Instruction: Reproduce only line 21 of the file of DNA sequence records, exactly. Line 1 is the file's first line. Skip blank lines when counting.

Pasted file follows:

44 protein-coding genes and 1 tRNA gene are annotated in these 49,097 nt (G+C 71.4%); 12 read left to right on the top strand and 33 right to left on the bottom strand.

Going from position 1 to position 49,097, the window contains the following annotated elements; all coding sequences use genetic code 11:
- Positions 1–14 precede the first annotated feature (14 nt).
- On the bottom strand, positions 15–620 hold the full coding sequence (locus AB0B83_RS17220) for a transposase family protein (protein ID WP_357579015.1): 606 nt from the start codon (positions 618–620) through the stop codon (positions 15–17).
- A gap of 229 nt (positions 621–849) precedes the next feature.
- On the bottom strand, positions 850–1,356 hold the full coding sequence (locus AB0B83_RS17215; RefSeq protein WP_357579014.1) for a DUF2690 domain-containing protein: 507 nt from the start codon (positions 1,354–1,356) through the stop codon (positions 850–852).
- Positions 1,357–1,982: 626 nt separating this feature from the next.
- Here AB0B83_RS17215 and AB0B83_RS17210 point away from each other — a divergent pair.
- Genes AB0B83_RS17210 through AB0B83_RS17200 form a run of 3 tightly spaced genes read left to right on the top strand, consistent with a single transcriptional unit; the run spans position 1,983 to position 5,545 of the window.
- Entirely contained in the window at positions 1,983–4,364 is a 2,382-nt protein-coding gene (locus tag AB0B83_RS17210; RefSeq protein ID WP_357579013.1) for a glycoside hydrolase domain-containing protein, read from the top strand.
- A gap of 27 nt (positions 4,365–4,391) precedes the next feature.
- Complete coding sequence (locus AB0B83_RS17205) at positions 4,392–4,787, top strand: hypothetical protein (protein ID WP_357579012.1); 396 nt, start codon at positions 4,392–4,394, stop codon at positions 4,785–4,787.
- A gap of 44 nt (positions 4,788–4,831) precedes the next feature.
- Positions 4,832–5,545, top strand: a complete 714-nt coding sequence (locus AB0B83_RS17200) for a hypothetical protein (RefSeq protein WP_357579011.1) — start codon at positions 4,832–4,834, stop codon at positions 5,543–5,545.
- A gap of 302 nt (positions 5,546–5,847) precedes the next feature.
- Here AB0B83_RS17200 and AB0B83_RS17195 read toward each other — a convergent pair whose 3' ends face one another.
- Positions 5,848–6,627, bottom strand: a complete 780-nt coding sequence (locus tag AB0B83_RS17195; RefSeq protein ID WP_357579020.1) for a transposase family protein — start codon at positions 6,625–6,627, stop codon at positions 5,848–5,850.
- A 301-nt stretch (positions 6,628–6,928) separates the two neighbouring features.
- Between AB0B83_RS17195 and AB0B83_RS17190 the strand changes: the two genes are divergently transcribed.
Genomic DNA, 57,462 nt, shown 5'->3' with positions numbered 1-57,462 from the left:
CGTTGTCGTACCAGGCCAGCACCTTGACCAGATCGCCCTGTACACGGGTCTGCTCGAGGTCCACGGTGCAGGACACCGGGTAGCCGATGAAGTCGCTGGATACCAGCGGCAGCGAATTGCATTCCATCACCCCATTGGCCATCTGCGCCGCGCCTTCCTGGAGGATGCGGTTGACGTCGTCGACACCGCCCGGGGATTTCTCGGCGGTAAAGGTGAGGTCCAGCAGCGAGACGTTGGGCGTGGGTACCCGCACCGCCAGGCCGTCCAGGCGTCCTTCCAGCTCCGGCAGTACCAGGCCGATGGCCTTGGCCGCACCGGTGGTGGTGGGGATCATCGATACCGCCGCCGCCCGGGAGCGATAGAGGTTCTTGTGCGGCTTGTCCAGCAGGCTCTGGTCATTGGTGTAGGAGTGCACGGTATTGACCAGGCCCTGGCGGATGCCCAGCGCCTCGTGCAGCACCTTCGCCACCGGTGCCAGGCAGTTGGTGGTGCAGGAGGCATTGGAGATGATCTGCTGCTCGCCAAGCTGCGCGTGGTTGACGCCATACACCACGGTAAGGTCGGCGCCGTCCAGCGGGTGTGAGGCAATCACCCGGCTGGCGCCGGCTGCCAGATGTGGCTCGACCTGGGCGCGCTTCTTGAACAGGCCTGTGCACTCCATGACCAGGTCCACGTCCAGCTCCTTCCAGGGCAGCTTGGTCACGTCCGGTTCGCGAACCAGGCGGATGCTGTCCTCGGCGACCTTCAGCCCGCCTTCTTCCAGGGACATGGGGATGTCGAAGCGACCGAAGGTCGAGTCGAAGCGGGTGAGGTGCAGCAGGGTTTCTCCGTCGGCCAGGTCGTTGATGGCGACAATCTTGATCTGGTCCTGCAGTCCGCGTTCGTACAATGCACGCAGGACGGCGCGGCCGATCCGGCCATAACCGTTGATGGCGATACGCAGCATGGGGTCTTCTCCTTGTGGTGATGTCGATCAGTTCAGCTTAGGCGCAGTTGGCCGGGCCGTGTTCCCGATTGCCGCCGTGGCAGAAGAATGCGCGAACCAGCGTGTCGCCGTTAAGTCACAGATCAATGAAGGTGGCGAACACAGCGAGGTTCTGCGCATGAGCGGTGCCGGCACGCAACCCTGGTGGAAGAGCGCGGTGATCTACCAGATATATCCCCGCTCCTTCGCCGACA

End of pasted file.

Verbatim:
CGTTGTCGTACCAGGCCAGCACCTTGACCAGATCGCCCTGTACACGGGTCTGCTCGAGGTCCACGGTGCAGGACACCGGGTAGCCGATGAAGTCGCTGGATACCAGCGGCAGCGAATTGCATTCCATCACCCCATTGGCCATCTGCGCCGCGCCTTCCTGGAGGATGCGGTTGACGTCGTCGACACCGCCCGGGGATTTCTCGGCGGTAAAGGTGAGGTCCAGCAGCGAGACGTTGGGCGTGGGTACCCGCACCGCCAGGCCGTCCAGGCGTCCTTCCAGCTCCGGCAGTACCAGGCCGATGGCCTTGGCCGCACCGGTGGTGGTGGGGATCATCGATACCGCCGCCGCCCGGGAGCGATAGAGGTTCTTGTGCGGCTTGTCCAGCAGGCTCTGGTCATTGGTGTAGGAGTGCACGGTATTGACCAGGCCCTGGCGGATGCCCAGCGCCTCGTGCAGCACCTTCGCCACCGGTGCCAGGCAGTTGGTGGTGCAGGAGGCATTGGAGATGATCTGCTGCTCGCCAAGCTGCGCGTGGTTGACGCCATACACCACGGTAAGGTCGGCGCCGTCCAGCGGGTGTGAGGCAATCACCCGGCTGGCGCCGGCTGCCAGATGTGGCTCGACCTGGGCGCGCTTCTTGAACAGGCCTGTGCACTCCATGACCAGGTCCACGTCCAGCTCCTTCCAGGGCAGCTTGGTCACGTCCGGTTCGCGAACCAGGCGGATGCTGTCCTCGGCGACCTTCAGCCCGCCTTCTTCCAGGGACATGGGGATGTCGAAGCGACCGAAGGTCGAGTCGAAGCGGGTGAGGTGCAGCAGGGTTTCTCCGTCGGCCAGGTCGTTGATGGCGACAATCTTGATCTGGTCCTGCAGTCCGCGTTCGTACAATGCACGCAGGACGGCGCGGCCGATCCGGCCATAACCGTTGATGGCGATACGCAGCATGGGGTCTTCTCCTTGTGGTGATGTCGATCAGTTCAGCTTAGGCGCAGTTGGCCGGGCCGTGTTCCCGATTGCCGCCGTGGCAGAAGAATGCGCGAACCAGCGTGTCGCCGTTAAGTCACAGATCAATGAAGGTGGCGAACACAGCGAGGTTCTGCGCATGAGCGGTGCCGGCACGCAACCCTGGTGGAAGAGCGCGGTGATCTACCAGATATATCCCCGCTCCTTCGCCGACA